As if on cue, the chocolate Lab whined and wagged his tail.

"We're your neighbors. Come to help you back home, ma'am."

"Oh ..."

Wes watched as she looked from face to face, her expression as wide-eyed and incredulous as Dorothy's in the black-and-white aftermath of Oz.

"Yes. I remember now." She returned her gaze to Wes, beginning to smile. "You're Lee Ann Tanner's boy."

Gut-punched, Wes managed a nod.

"Let's get you warm, ma'am," Gabe offered, moving forward to help.

They had Amelia wrapped in the blanket moments before law enforcement and the medics arrived. And in less than ten minutes she'd been moved via rescue litter to the waiting rig. An initial assessment concluded that, beyond some scrapes and mild symptoms of exposure, the piano teacher had survived her unexpected adventure fairly well. Considering she'd made the trek in an ancient pair of men's cowboy boots—worn on the wrong feet.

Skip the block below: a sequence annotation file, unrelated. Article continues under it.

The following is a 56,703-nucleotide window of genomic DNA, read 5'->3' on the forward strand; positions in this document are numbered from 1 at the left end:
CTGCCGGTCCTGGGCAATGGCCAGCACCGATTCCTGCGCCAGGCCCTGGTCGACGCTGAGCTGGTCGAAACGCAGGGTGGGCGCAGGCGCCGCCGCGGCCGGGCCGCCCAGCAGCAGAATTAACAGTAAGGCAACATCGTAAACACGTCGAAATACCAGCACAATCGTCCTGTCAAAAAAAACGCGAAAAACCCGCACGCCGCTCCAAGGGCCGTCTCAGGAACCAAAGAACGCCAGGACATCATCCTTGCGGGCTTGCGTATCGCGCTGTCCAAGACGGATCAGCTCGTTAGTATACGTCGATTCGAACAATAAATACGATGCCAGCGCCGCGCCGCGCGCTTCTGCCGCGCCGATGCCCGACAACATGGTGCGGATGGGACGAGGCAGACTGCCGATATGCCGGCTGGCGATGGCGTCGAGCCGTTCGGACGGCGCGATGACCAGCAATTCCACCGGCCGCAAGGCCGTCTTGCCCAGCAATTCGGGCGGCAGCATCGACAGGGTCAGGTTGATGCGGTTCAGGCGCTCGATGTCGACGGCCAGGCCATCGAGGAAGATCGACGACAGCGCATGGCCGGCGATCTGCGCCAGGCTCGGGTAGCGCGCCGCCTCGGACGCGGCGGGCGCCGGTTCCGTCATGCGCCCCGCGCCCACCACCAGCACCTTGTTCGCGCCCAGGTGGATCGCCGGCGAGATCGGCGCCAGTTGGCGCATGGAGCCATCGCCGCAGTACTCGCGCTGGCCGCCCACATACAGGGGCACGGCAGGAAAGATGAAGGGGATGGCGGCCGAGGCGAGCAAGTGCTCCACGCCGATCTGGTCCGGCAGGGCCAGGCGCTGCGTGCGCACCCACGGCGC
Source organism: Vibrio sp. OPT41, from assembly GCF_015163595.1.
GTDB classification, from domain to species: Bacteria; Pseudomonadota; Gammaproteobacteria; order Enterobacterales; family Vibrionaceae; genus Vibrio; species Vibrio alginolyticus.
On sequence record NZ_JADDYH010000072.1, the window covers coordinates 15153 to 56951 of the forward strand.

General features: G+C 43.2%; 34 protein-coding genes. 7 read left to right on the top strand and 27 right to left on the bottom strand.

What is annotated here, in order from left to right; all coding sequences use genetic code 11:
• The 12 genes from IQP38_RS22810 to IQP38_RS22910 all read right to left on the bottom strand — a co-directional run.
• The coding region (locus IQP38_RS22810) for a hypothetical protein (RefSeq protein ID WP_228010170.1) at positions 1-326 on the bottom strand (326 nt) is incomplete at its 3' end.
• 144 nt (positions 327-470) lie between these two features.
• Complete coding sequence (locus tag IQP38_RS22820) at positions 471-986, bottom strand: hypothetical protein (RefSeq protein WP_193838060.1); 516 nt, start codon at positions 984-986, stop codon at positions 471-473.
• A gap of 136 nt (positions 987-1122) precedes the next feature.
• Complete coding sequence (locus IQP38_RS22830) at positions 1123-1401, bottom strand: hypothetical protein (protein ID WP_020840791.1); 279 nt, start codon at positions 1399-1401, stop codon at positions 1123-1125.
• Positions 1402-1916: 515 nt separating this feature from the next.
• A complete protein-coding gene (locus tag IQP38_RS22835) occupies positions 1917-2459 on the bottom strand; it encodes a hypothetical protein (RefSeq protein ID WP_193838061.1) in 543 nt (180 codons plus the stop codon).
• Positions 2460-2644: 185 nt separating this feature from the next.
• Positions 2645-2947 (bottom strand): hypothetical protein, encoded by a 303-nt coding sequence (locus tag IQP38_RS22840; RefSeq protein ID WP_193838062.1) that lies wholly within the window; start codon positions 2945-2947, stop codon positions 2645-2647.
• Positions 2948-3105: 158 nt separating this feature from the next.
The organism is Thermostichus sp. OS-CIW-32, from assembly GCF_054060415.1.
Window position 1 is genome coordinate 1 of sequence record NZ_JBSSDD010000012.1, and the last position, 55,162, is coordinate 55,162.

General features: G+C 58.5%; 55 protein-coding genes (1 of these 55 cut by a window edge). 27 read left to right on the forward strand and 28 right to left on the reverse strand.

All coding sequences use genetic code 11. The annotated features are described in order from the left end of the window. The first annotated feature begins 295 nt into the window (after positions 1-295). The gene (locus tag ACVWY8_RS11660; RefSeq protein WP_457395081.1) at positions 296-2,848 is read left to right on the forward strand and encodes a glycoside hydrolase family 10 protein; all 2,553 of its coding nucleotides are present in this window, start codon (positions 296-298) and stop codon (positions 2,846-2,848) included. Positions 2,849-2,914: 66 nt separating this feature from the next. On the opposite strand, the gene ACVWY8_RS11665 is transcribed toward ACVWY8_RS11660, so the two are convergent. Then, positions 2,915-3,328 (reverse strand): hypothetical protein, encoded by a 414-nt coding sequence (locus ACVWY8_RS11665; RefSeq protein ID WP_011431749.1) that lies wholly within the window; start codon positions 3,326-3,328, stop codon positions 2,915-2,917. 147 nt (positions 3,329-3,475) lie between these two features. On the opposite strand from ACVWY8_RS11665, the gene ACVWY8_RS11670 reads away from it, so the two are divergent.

"They're taking her to Austin Grace ER?" Gabe asked, watching as they loaded the woman into the ambulance.

"Right." Wes scraped his fingers through his hair, loosing some twigs left from his scramble through the underbrush. "I'm going to follow along after I get my horse settled. I'll give Miss Lily a ride into the city and let the granddaughter take over from there. I'm supposed to meet with the hospital social worker later this morning anyway. We're doing that emergency department presentation on critical incident stress this week."

"Oh yeah." Gabe stooped to pat his dog. "The media's all over those 'new details' on our missing nurse—has to stress those folks in the ER. Even after this long." He sighed. "Now there's a rescue we all wanted to see happen."